Whenever you file a car accident claim, an insurance claim adjuster will be assigned to your case. They’re also called claims representatives, independent claims analysts, and claims specialists, but they all have the same job. A car accident victim may feel intimidated by an insurance adjuster, but in reality, there’s no reason to. The more you understand your claim and the facts of what happened, the more of an advantage you have over them.
What does the insurance adjuster do exactly? Let’s take a look at their role: When you are in a car accident that is not your fault, the at-fault driver’s insurance company will assign an insurance adjuster to process the claim and negotiate a settlement.
Independent Claims Adjusters
Sometimes, claims are not handled by the insurance company’s own insurance adjuster. Instead, the insurance company refers it out to an independent insurance adjuster because the insurance company doesn’t have a local claims office where the accident occurred.
Independent claims adjusters fill the same role as in-house claim adjusters, however, they may not be allowed to settle a case for as much money as an in-house adjuster.
In that situation, they may have to seek approval for a higher settlement figure from a supervisor who works in the insurance office. The negotiation process is no different than it would be if the adjuster was an employee of the insurance company.
When a claim is filed against a public entity, such as a large city or a state government, usually the claim will be handled by the entity’s own claims adjustment office. While the claims process is virtually the same with these adjusters as they are with private insurance adjusters, there is a key difference: if the claim ends up in court, the settlement is likely to be 10% to 25% less than if it was with a private entity. Why? Because judges and juries tend to be less free with public money and therefore are inclined to award less than they would in a private matter.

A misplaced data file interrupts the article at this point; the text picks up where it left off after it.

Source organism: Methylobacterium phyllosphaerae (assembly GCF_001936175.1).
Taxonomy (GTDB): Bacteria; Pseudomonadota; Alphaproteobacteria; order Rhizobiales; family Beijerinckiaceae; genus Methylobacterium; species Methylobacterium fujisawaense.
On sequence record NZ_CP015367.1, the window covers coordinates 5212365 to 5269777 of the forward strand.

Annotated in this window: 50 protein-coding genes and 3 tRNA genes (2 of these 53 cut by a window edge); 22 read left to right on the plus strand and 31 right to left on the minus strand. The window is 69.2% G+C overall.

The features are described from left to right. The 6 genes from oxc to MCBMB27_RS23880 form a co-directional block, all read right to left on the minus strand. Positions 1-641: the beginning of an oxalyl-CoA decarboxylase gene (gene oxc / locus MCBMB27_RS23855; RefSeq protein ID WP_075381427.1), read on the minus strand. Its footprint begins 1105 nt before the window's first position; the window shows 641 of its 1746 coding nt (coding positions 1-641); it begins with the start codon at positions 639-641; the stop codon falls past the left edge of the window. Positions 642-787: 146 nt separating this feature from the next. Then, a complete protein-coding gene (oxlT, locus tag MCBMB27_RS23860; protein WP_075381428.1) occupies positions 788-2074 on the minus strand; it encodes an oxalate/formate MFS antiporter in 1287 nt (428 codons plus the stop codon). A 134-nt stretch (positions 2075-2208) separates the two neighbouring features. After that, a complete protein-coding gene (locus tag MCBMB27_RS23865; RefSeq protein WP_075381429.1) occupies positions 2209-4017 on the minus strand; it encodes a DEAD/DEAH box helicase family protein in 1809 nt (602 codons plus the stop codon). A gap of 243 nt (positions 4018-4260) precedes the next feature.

Attorneys vs. Insurance Adjusters
Sometimes, it’s not an insurance adjuster who handles a claim, but an attorney; this is common practice when a corporation is self-insured or when an insurance company doesn’t have a local claims office. Also, some government entities will have an assistant city, county, or state attorney who is assigned to handle accident claims.
It’s important to be aware that an insurance adjuster’s job performance is not measured by how generous they are with settlements. It’s quite the contrary. Instead, it’s about how little they settle claims for and how quickly they settle them. Most insurance adjusters are very busy with 50 to 100 claims on their plate at any given time and have little time to dedicate to any one claim.
So, you and your personal injury lawyer probably know a lot more about your claim than the adjuster does, which can be used to your negotiating advantage. To learn why this is, feel free to reach out to our firm to schedule a consultation with an experienced member of our legal team.